But Head Gardener/ Hubs is more enthused. Off to the local market we went 'to have a look at trees' he said. Trying to get six trees, two with pots attached, four barerooted, into the car took quite a bit of juggling. The car looked like it had grown horns. And we had to tiptoe our way home via the back roads. But the four bare-roots are now planted, so now we have the back field ringed with fruit trees. 

Otherwise, we have an absence of builders but need respite from them to catch up with our finances anyway. But the cement mixer has arrived, which means that they will be back to working here soon. I have continued to sort myself out a kitchen in the house, and now feel more and more needy to go live in it properly. 'Patience' I keep telling myself! But I think we will forgo the fourth roof and get the half barn finished. I think caravan life is starting to be a bit wearing, although once we are into summer it is highly possible that we will change our minds and go for that last roof. It is surprising how quickly one forgets the hardships of winter when the sun shines.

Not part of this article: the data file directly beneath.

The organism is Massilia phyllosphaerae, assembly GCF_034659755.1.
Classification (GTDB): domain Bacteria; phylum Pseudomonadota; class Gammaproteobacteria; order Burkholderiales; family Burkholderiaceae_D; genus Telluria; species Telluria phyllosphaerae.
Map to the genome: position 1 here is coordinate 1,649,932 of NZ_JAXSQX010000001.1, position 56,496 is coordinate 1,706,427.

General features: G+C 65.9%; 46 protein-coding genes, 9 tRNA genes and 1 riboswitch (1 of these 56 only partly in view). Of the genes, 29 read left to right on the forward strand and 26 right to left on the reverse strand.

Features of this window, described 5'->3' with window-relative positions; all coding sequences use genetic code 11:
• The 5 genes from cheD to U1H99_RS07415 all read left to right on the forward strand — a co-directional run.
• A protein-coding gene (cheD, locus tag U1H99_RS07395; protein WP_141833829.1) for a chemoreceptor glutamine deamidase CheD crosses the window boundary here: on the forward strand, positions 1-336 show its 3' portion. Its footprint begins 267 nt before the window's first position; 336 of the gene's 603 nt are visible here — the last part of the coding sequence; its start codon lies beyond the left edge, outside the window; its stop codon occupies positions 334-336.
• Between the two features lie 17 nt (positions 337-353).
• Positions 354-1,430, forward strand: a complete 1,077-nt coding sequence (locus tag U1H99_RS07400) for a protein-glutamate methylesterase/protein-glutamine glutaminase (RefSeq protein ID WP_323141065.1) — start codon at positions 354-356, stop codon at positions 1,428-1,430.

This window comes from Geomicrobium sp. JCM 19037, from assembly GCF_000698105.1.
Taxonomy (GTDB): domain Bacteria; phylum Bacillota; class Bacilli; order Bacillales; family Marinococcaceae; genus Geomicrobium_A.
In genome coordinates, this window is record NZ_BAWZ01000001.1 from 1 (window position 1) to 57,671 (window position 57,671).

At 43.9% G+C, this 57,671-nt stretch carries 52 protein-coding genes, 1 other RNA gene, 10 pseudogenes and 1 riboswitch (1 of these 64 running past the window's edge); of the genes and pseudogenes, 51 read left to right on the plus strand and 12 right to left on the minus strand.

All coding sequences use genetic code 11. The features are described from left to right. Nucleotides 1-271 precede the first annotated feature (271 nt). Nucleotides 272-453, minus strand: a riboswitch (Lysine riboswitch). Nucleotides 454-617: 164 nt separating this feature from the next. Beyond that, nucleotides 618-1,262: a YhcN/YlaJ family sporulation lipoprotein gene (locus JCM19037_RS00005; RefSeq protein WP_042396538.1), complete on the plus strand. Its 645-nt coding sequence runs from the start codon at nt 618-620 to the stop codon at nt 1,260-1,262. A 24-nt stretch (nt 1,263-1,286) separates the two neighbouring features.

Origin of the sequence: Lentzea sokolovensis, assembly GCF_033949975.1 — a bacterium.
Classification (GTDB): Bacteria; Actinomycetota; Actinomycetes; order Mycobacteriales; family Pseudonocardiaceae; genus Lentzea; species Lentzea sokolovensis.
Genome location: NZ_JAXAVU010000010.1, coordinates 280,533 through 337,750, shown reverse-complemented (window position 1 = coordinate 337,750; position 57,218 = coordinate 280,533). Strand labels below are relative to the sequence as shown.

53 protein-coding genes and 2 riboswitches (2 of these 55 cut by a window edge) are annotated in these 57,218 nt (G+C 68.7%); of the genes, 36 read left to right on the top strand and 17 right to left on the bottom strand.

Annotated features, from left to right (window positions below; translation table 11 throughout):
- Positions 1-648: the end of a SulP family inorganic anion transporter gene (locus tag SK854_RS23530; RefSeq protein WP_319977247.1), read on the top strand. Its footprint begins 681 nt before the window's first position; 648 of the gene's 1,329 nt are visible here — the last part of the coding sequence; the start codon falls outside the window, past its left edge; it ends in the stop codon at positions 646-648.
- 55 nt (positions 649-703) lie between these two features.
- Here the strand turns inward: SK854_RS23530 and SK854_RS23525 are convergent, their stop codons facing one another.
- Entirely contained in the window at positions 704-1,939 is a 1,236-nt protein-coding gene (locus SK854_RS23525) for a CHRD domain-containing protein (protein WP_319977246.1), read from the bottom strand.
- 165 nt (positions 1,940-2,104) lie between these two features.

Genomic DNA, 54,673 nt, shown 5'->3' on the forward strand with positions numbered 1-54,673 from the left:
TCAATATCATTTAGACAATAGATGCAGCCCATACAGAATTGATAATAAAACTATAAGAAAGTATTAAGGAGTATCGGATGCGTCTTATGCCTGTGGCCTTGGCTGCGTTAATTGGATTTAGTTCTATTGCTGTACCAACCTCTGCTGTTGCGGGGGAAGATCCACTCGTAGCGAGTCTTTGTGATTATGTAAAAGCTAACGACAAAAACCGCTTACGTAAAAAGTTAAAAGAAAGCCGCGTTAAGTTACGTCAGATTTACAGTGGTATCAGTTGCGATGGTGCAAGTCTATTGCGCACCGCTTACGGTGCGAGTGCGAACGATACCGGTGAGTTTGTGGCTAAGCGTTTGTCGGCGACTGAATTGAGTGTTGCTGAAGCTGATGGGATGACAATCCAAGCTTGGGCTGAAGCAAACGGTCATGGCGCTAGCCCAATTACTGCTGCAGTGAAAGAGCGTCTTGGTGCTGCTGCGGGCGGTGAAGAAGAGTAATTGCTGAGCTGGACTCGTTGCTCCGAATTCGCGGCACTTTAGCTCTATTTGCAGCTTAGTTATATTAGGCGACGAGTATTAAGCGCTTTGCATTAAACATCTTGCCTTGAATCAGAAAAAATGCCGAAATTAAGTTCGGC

Have also managed to get the second book done, and am waiting for a copy to come from Lulu. More on that over on The Writing Pathway if you are interested. Now immersed in having a go at writing a short book using the ebook format. Only another 18, 500 words to go!

Things I have learnt: That keeping going is the optimum requirement when most of one's thoughts are connected with finding a warm place to go to sleep in.


Monday 8 February 2010

TamWood Project arrivee

Manfully hitching up his trousers, slinging a saw in gungho fashion over one shoulder,  a mallet hanging limply from his other hand, and secateurs (mine!) securely poked into his pocket but yet leaving the handles showing sufficient for me to know that he had been on the 'borrow' again, and me not minding that he had thought he had need of them, but nevertheless feeling a little irritated for was this not  the day when I had indeed decided to go out into the front garden and do deadheading stuff and other trimmings of winter-sleep shrubs before they wake up and complain that I am hurting them by doing unto them a prune! 

Ah so! Putting this ever so slight draft of annoyance out of my head, with pride I watched Hubs, with saw, with mallet, and with secateurs bouncing jauntily from out of his pocket, stride manfully down to the lower part of our woods for Stage One.  His second in command, Gussy-boy, trotted equally as manfully behind him: what a grand team they looked.

Meanwhile, with no secateurs to mess about in the garden with, what else could I do except sit on the front door step in my rocking chair and do some knitting, with my second in command, Bools, guarding the homestead, and me.